Familiarizing yourself with common weight training terminology can help you understand how to train more efficiently. For example, you might read about the proper timing of the eccentric and concentric movements in your chosen exercises. To perform exercises such as the shoulder press properly, you must maintain the correct timing and form in both your upward and downward movements.
You can perform a shoulder press in numerous ways, using a variety of tools. You’ll typically do shoulder presses while seated, to better target your shoulder muscles, but you can also perform them while you’re standing. You can do shoulder presses with a barbell or dumbbells, or on a shoulder press machine. To perform a seated barbell shoulder press, sit up straight with your feet flat on the floor and hold the bar with an overhand grip in front of your shoulders, with your hands about shoulder-width apart and your elbows pointed down. Exhale as you extend your arms straight over your head, then inhale as you lower the weight to the starting position.
The shoulder press targets the anterior deltoid muscle in the front of your shoulder. It also works the lateral deltoid on top of your shoulder, your triceps, the serratus anterior along the sides of your rib cage, plus several upper back muscles. If you spread your hands wider on the barbell you put more emphasis on your triceps, but you also increase the risk of a shoulder injury. If you perform the exercise on a machine and have your choice of grips, select a neutral grip, with your palms facing each other, if you wish to further isolate the anterior deltoid.
The concentric motion in a weight training exercise occurs when your muscles become shorter and develop tension. This typically results from lifting or pushing the weight up, against gravity. As with most free-weight exercises, the concentric motion during a shoulder press occurs when you’re pressing the weight above your head. Stop your motion just before you lock your elbows if you wish to maintain the maximum tension on your anterior deltoid.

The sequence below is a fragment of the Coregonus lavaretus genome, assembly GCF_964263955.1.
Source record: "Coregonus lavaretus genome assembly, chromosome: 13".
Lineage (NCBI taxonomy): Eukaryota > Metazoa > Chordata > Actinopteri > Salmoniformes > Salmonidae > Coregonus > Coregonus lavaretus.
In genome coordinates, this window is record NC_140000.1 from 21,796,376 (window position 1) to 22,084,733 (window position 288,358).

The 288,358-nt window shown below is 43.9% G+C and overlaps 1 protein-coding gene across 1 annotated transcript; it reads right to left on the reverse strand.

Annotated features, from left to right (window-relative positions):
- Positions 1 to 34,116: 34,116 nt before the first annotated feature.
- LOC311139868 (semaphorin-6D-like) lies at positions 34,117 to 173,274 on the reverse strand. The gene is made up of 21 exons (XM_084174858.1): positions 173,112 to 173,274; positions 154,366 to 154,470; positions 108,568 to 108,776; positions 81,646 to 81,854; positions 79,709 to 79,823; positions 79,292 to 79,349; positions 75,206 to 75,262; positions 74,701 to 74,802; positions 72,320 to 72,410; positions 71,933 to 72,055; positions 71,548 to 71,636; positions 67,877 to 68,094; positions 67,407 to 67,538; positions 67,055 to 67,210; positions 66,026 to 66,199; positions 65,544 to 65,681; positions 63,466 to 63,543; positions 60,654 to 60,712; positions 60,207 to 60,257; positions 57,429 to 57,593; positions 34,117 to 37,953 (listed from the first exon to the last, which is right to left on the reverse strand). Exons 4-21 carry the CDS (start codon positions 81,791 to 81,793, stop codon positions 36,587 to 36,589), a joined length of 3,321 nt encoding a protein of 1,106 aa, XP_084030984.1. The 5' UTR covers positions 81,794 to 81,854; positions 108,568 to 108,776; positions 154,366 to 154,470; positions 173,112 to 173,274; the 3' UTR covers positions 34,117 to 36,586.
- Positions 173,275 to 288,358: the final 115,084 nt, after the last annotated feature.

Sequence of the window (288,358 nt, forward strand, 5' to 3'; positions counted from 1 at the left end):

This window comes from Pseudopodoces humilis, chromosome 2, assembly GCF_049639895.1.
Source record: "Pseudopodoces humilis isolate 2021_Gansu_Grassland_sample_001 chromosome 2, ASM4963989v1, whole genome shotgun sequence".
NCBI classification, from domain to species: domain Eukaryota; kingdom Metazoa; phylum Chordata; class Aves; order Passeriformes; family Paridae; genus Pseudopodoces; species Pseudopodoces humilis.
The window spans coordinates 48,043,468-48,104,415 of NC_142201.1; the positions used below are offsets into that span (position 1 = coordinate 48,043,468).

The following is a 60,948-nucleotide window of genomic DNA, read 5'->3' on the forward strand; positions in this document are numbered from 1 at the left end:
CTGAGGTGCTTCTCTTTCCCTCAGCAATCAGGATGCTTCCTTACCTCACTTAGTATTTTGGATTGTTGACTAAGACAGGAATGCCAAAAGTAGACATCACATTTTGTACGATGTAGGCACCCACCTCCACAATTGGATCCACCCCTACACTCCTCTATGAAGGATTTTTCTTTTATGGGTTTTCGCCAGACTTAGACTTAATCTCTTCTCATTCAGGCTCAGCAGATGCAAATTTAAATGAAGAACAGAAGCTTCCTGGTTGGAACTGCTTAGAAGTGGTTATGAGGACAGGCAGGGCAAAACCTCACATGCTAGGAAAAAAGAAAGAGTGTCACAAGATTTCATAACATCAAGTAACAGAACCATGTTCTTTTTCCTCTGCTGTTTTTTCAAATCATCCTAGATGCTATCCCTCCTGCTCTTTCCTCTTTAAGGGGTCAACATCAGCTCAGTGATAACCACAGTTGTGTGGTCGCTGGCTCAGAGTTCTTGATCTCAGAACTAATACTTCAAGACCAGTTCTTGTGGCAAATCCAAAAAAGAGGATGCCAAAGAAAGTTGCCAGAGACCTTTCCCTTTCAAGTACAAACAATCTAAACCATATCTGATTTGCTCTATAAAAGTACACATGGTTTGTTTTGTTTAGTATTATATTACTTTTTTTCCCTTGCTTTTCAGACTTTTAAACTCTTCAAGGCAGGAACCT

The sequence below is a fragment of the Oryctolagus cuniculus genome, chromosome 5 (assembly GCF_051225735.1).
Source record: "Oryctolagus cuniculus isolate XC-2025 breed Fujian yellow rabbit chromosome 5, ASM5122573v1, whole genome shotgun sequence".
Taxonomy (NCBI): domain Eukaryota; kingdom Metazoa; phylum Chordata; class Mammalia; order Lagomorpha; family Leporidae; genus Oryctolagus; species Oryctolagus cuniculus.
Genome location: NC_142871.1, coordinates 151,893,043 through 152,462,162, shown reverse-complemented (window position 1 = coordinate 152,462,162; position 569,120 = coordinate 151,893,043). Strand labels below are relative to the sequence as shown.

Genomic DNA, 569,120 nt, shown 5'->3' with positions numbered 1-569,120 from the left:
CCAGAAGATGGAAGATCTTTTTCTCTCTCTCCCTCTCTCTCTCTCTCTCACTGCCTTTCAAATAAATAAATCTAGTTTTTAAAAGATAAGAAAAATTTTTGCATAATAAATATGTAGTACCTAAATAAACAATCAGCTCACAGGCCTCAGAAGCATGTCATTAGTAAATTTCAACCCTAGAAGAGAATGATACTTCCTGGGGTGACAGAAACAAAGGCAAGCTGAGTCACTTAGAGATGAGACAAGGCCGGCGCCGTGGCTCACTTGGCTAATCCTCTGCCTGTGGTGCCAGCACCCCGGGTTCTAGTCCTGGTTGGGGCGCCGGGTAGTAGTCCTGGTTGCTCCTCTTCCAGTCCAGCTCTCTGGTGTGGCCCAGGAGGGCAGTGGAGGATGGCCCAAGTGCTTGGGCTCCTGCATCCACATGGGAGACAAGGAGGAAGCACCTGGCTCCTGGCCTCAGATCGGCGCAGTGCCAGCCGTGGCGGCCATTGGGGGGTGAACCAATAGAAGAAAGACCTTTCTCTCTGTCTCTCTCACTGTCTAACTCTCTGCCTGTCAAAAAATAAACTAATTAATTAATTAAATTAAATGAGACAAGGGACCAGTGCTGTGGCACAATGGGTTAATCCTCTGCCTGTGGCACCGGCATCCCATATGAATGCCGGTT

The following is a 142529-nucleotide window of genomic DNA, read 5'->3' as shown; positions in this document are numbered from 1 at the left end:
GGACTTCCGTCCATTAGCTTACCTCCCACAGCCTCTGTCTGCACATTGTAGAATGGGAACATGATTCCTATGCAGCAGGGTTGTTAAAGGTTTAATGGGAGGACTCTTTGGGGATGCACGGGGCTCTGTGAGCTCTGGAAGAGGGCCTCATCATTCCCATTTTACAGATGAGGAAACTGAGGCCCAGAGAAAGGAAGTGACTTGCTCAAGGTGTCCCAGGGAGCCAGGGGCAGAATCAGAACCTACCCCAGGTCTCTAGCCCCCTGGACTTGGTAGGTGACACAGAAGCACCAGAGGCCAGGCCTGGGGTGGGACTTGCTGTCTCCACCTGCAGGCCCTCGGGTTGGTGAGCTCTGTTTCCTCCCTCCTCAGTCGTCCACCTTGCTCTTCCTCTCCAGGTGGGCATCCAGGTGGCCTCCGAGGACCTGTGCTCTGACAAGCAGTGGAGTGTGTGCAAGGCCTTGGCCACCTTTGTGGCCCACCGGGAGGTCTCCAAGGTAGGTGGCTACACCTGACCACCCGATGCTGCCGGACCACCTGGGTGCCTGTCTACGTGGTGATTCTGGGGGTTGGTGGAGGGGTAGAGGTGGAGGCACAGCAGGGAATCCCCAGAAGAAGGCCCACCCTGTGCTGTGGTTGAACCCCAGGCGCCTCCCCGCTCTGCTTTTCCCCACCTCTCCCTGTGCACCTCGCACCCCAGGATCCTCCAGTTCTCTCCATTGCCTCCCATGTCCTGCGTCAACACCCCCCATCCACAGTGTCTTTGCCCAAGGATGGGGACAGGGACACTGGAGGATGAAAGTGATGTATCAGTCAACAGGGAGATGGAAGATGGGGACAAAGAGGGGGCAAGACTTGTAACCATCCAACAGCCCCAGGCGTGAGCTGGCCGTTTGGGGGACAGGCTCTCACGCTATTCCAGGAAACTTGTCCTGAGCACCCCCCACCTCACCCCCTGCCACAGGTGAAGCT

The eccentric motion in a weight training activity occurs when your muscles lengthen while they’re under tension. This type of contraction typically results from lowering the weight. In the shoulder press, the eccentric motion occurs as you’re descending back to the starting position. As with most weight training activities, lower the weight slowly and under control when you’re performing the shoulder press. More of your muscle fibers are engaged during the concentric phase of a weight training exercise, but more fast twitch fibers are engaged during the eccentric phase. To build maximum strength quickly, therefore, perform the eccentric phase of the shoulder press alone. Have a workout partner help you lift the weight over your head, then lower it to your chest on your own.
- ExRx.net: Barbell Shoulder Press
- Bodybuilding Anatomy; Nick Evans
- Brian Mac Sports Coach: Muscle Training
- University of California San Diego: Types of Contractions
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